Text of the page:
# [R-meta] Comparing dependent, overlapping correlation coefficients

Anna-Lena Schubert @nn@-len@@@chubert @ending from p@ychologie@uni-heidelberg@de
Tue Aug 14 14:19:50 CEST 2018

```Hi James,

I used Wolfgang's script on git to calculate the Cov(r_XY, r_XZ) by
feeding it Cor(r_YZ). In the next step, I calculated Var(r_XY) and
Var(r_XZ) by using the escalc function. However, Var(r_XY) always equals
Var(r_XZ) for each study. Does this make sense?

I nevertheless added all three measures per study into a
variance-covariance matrix such as:

r_XY r_XZ    r_XY r_XZ

r_XY        0.004    0.0001    0    0

r_XZ        0.0001    0.004    0    0

r_XY        0    0    0.008    0.002

r_XZ        0    0    0.002    0.008

Then, I tried to feed everything into a multivariate meta-analysis:

res <- rma.mv(yi, V, mods = ~ variableType - 1, random = ~
variableType | studyNum, struct="UN", data=dat, method="ML")

The estimates I get for both of the correlation coefficients correspond
closely to those I get when only meta-analyzing one of the variable
types, which seems great. However, I'm still somewhat concerned that
Var(r_XY) = Var(r_XZ). Do you think there may have been some mistake in
my code or does it make sense that these variances are equal?

Best,

Anna-Lena

Am 10.08.2018 um 17:06 schrieb James Pustejovsky:
> Anna-Lena,
>
> The approach that you suggested (putting the data in "long" format and
> defining an indicator variable for whether Y or Z is the correlate) is
> just what I would recommend. However, there is a complication in that
> the estimates r_XY and r_XZ are correlated (correlated correlation
> coefficients...say that six times fast!), and the degree of
> correlation depends on r_YZ.
>
> 1) If you have extracted data on r_YZ then you could use this to
> compute Cov(r_XY, r_XZ) and then do a multivariate meta-analysis. See
> discussion here:
> https://stat.ethz.ch/pipermail/r-sig-meta-analysis/2018-January/000483.html
> And this function for computing the required covariance matrices:
> https://gist.github.com/wviechtb/700983ab0bde94bed7c645fce770f8e9
> There are at least three further alternatives that might be simpler:
>
> 2) If you have r_YZ you could use it to compute the sampling variance
> of the difference between r_XY and r_XZ, that is:
>
> Var(r_XY - r_XZ) = Var(r_XY) + Var(r_XZ) - 2 * Cov(r_XY, r_XZ)
>
> You could then do a univariate meta-analysis on the difference between
> correlations.
>
> 3) If you do not have r_YZ then you won't be able to estimate
> Cov(r_XY, r_XZ) very well. You could make a guess about r_YZ and then
> follow approach (1) or (2) above, using cluster-robust variance
> estimation to account for the possibly mis-estimated sampling-variance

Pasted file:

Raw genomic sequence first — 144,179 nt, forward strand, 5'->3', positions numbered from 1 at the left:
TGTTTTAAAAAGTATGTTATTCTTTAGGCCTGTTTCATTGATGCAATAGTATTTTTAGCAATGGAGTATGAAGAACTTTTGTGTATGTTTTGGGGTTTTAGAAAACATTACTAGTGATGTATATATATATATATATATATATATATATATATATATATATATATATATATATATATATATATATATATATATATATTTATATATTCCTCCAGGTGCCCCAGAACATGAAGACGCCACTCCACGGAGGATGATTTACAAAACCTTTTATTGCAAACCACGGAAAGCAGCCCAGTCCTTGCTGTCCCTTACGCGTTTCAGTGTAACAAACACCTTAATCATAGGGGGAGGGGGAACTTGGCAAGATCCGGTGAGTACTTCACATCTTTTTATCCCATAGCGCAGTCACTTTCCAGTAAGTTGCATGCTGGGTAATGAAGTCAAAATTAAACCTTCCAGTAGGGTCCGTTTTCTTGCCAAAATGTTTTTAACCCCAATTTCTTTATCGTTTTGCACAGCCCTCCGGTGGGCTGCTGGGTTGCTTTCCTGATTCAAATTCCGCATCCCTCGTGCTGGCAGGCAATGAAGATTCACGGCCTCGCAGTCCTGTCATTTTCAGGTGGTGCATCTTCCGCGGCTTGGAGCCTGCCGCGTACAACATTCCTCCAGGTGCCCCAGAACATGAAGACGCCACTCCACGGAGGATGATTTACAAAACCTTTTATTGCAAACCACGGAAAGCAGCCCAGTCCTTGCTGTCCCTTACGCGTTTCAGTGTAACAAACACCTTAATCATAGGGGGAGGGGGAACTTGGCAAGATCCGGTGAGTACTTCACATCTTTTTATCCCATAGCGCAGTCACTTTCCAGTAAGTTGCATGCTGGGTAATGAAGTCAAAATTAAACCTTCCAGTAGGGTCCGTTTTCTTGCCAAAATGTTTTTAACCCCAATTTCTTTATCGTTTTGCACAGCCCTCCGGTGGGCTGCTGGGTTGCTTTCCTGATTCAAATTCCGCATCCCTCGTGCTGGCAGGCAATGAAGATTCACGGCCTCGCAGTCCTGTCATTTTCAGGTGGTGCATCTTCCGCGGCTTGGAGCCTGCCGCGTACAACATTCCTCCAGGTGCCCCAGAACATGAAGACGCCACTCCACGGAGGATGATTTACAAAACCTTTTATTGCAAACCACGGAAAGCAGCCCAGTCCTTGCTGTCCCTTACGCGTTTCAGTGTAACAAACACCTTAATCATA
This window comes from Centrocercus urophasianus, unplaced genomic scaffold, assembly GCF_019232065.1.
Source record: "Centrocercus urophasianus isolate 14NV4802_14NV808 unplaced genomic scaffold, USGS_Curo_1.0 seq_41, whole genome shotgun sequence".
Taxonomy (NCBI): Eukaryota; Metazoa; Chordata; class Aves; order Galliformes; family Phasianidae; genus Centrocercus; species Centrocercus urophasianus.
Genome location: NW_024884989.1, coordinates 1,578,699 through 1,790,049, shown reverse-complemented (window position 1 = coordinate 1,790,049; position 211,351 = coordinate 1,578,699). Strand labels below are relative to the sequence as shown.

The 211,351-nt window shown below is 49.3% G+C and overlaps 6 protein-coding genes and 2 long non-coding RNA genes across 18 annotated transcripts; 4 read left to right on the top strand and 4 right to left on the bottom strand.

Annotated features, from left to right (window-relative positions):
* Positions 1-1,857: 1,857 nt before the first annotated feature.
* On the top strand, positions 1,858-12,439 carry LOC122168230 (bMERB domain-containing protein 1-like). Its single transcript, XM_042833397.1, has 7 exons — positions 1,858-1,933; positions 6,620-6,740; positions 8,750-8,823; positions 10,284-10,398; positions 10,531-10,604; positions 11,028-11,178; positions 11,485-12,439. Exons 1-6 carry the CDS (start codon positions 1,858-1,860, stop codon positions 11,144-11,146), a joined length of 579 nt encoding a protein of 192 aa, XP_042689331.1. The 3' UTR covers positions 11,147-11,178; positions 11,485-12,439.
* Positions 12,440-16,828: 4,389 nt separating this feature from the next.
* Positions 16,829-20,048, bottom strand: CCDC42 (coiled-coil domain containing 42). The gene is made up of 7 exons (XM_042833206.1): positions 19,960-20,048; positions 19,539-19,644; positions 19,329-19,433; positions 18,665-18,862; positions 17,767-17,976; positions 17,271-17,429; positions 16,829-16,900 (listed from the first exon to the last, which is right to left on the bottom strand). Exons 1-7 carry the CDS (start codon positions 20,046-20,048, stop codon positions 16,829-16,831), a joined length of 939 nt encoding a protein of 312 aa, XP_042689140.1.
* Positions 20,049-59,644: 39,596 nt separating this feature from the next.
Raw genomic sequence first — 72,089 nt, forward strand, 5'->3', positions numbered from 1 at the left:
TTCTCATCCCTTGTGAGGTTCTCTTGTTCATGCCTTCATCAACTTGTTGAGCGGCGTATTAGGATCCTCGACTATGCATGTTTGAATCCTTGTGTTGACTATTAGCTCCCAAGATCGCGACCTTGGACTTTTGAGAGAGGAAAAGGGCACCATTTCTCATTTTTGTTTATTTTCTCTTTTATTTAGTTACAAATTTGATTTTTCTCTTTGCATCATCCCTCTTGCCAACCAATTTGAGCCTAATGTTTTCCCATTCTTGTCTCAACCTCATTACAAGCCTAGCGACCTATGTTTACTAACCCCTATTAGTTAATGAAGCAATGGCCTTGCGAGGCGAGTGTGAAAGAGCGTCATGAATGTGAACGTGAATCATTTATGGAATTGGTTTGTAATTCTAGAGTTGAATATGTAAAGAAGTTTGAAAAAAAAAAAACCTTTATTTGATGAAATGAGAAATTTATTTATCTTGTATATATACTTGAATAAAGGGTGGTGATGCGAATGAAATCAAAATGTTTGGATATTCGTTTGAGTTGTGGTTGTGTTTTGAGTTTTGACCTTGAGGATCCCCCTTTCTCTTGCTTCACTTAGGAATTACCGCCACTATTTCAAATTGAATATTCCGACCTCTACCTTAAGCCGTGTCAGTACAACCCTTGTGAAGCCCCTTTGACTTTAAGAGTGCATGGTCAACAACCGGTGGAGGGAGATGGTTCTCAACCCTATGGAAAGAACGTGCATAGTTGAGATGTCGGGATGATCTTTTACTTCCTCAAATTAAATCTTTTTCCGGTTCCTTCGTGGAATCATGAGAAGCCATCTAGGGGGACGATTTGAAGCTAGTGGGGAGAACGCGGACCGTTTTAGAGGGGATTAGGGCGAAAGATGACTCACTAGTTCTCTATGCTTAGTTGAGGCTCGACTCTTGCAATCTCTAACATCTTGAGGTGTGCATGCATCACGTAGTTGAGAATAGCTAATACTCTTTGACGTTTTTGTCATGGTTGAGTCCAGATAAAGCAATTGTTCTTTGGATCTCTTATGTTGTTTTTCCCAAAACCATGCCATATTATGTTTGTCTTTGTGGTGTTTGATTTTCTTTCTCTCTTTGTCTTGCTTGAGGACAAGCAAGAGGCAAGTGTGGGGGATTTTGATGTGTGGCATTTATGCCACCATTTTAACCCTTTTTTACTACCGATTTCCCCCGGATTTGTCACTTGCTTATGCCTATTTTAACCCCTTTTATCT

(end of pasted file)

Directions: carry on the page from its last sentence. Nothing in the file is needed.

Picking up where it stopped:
> covariance matrix.
>
> 4) Or you could ignore the covariance between r_XY and r_XZ entirely,
> fit the model to the long data as you describe above, and use
> cluster-robust variance estimation (clustering by sample) to account
> for the dependence between r_XY and r_XZ. This is the quickest and
> dirtiest approach, and the first thing I would try in practice before
> moving on to the more refined approaches above.
>
> James
>
>
> On Fri, Aug 10, 2018 at 9:21 AM Anna-Lena Schubert
> <anna-lena.schubert using psychologie.uni-heidelberg.de
> <mailto:anna-lena.schubert using psychologie.uni-heidelberg.de>> wrote:
>
>     Dear all,
>
>     I want to run a meta-analysis that compares dependent, overlapping
>     correlation coefficients (i.e., I want to see if X correlates more
>     strongly with Y than it does with Z). I already ran a meta-analysis
>     separately for both of these correlations and would now like to
>     compare
>     those two pooled effect sizes statistically. Confidence intervals
>     of the
>     two correlations do not overlap (r1 = .18 [.12; .24]; r2 = .32 [.25;
>     .39]), but I wonder if there may be a more elegant way to compare
>     these
>     correlations than just based on CIs.
>
>     I wonder, for example, if a factorial variable could be used to
>     identify
>     those correlations in a "long" data format style, and if I could test
>     for a significant interaction between variable type (Y vs. Z) and the
>     correlation in a meta-analysis:
>
>         Study    Variable    r
>         1    Y    .20
>         1    Z    .30
>         2    Y    .34
>         2    Z    .43
>
>
>     I would greatly appreciate if anyone could tell me if that's a
>     good idea
>     or could recommend other approaches. Thanks in advance for any
>     offers of
>     help!
>
>     Best,
>     Anna-Lena
>
>
>             [[alternative HTML version deleted]]
>
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>

--
Signatur

Dr. Anna-Lena Schubert

Postdoc at Section of Personality
Heidelberg University - Institute of Psychology

Hauptstraße 47-51
D-69117 Heidelberg Germany

Phone: +49 6221 54 7746
Mail: anna-lena.schubert using psychologie.uni-heidelberg.de
Web: http://www.psychologie.uni-heidelberg.de/ae/diff/diff/people-schubert.html

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